Today I’m going to show how easy the Vera Jollytop would be to replicate, but first, a few words about copyright and fashion copying.
In the United States, there is no copyright protection for fashion design. The reasoning is that clothes are basic, useful items, and as such cannot be copyrighted. Even though the Council of Fashion Designers of America, led by Diane von Furstenberg, has made attempts to get legislation passed, it has come to nothing.
There is rarely anything in fashion that is actually “new.” Designers visit and revisit the past, and each other on a regular basis. Can anyone claim ownership of a French cuff, or a ruffled hem, or a bateau neckline? It just isn’t possible, and because of this freedom to pick and choose design elements, creativity is fostered.
Of course, the lack of protection also allows companies to make cheap versions of expensive goods. This is the type of copying that the CFDA opposes. I suppose that if I were Diane von Furstenberg selling a $3000 dress, I’d be pretty irritated about seeing a copy of it selling for $60 at some fast fashion store.
I think it is interesting that copying by the home sewer seems to be above this criticism. Designers have been selling their designs to pattern companies for many decades, and for the price of a pattern and some nice fabric, the home sewer can have her own Givenchy or Diane von Furstenberg or Dior.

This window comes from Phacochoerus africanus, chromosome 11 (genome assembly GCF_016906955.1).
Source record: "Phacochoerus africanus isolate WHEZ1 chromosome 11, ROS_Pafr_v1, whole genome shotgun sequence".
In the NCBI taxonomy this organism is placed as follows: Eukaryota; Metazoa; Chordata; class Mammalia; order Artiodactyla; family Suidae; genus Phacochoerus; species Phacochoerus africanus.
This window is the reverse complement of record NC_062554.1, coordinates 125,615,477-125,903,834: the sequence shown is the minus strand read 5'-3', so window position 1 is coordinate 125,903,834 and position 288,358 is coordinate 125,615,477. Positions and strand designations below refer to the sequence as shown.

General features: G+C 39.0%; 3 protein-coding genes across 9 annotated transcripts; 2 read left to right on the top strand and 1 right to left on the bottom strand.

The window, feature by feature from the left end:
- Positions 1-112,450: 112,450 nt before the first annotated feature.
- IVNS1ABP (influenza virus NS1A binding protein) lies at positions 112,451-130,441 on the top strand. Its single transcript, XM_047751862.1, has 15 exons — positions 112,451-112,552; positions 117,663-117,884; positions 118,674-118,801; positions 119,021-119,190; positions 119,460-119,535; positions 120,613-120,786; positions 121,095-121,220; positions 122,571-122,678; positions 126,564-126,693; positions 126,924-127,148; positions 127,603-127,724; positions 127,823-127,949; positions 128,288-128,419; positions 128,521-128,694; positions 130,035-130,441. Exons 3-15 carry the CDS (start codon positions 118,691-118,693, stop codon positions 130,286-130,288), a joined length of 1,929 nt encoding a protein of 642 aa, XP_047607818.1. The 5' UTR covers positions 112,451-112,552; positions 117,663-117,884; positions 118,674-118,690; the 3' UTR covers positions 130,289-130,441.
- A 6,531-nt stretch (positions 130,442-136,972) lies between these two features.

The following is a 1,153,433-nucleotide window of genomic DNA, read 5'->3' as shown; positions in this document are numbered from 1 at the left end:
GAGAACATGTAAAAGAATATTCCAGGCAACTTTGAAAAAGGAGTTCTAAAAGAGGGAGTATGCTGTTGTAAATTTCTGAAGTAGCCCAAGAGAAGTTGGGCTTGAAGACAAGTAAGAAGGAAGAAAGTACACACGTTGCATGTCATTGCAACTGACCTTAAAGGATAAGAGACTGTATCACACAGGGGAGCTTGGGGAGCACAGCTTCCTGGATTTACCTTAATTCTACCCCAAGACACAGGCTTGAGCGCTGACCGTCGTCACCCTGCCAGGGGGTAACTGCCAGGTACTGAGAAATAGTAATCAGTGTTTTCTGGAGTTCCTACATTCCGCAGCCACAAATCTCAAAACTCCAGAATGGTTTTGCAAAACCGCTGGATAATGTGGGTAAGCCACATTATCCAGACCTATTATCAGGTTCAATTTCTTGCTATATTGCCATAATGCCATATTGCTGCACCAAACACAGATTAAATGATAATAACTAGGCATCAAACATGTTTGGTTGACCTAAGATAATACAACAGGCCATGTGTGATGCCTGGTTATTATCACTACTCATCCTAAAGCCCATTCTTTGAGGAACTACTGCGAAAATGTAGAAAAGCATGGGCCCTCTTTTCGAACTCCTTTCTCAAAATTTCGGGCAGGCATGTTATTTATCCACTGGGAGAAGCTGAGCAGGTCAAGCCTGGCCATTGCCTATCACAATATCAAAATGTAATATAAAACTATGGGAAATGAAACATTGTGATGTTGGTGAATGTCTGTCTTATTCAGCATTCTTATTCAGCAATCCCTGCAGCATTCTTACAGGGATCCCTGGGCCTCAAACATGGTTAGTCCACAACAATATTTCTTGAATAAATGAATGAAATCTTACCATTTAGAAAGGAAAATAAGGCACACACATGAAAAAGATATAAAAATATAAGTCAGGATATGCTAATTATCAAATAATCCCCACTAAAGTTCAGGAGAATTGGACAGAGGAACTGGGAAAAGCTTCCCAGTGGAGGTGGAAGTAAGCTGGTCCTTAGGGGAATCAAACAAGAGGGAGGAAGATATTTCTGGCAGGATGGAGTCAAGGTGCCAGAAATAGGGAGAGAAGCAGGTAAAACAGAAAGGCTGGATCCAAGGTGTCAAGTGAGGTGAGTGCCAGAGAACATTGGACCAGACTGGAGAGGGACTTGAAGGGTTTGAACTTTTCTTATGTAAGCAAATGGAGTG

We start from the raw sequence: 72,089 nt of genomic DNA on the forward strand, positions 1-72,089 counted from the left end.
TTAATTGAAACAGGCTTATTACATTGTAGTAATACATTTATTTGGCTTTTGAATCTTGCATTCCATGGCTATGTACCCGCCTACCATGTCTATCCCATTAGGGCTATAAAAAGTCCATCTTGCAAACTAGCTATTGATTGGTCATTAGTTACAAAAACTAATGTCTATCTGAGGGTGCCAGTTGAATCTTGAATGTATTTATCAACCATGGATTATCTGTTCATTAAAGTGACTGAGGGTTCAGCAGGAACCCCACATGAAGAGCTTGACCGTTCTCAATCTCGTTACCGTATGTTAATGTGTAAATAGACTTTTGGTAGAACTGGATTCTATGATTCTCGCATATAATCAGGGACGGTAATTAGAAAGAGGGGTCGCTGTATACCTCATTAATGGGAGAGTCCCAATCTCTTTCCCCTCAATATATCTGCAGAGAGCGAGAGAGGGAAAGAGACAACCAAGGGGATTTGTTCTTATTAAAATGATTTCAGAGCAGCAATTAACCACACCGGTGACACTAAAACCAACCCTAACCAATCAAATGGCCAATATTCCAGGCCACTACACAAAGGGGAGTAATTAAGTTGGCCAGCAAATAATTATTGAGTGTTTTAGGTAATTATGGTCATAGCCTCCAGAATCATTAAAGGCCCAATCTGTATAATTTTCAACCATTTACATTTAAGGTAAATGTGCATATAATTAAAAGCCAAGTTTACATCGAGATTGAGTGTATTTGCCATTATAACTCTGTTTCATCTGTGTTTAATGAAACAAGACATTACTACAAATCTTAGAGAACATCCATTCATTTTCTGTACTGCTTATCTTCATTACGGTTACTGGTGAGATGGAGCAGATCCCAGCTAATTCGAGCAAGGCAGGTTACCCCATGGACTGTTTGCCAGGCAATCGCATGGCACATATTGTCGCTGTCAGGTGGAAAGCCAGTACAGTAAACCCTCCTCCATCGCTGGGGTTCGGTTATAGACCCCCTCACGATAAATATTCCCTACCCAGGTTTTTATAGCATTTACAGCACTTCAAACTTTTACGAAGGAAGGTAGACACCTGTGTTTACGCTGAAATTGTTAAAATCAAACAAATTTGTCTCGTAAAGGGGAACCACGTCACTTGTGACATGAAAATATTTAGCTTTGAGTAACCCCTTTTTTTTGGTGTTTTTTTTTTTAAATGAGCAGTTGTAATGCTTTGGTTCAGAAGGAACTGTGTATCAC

But note that there is a copyright symbol next to the Vera signature on my top. The protection was granted for Vera’s artwork, not for the design of the top. Vera got copyright protection for all her scarf designs, a protection that is still owned by the Vera Company. Simply put, it is okay to copy the blouse, but not the art on the blouse.
To copy this scarf top, you need two scarves the same size. Mine is made from 20 inch squares, which fits about a 36″ bust. The back and front of mine are identical, but that is not really necessary. Someone has a similar scarf top on etsy that she made using two Vera scarves with the same colorway, but with different designs.
This is the basic layout of the top. Place the two scarves right sides together, with the correct top and bottom orientation. I’ve put in the stitching lines at the shoulders, the sides and for the drawstrings.
This diagram has the measurements for the 20 inch scarf added. Of course, you’ll have to make adjustments if you use a larger or smaller size.
There is a 4 1/4 tuck taken on the front 1 1/4 inch down from the neckline. That is to make the front a little lower than the back, and helps prevent choking!
The shoulder seam is sewn between a point 4 1/2 inches on the top side, and 1 1/2 inch down the side. That leaves a neck opening of 11 inches.
The side seam starts 9 inches down from the top, and is 6 inches long. That gives a sleeve opening of 7 1/2 inches.
The casing for the drawstrings is sewn directly below the side seams on both front and back. The area below the side seams is left open. They used strips of bias seam binding to make the casing and also to make the strings, which are 32 inches long.
Any questions? Let me know if you decide to make this one. There is nothing hard about it, just be sure to adjust the measurements for your own needs.
The best explanation of fashion and copyright I’ve ever seen is in an old TEDTalk by Johanna Blakley.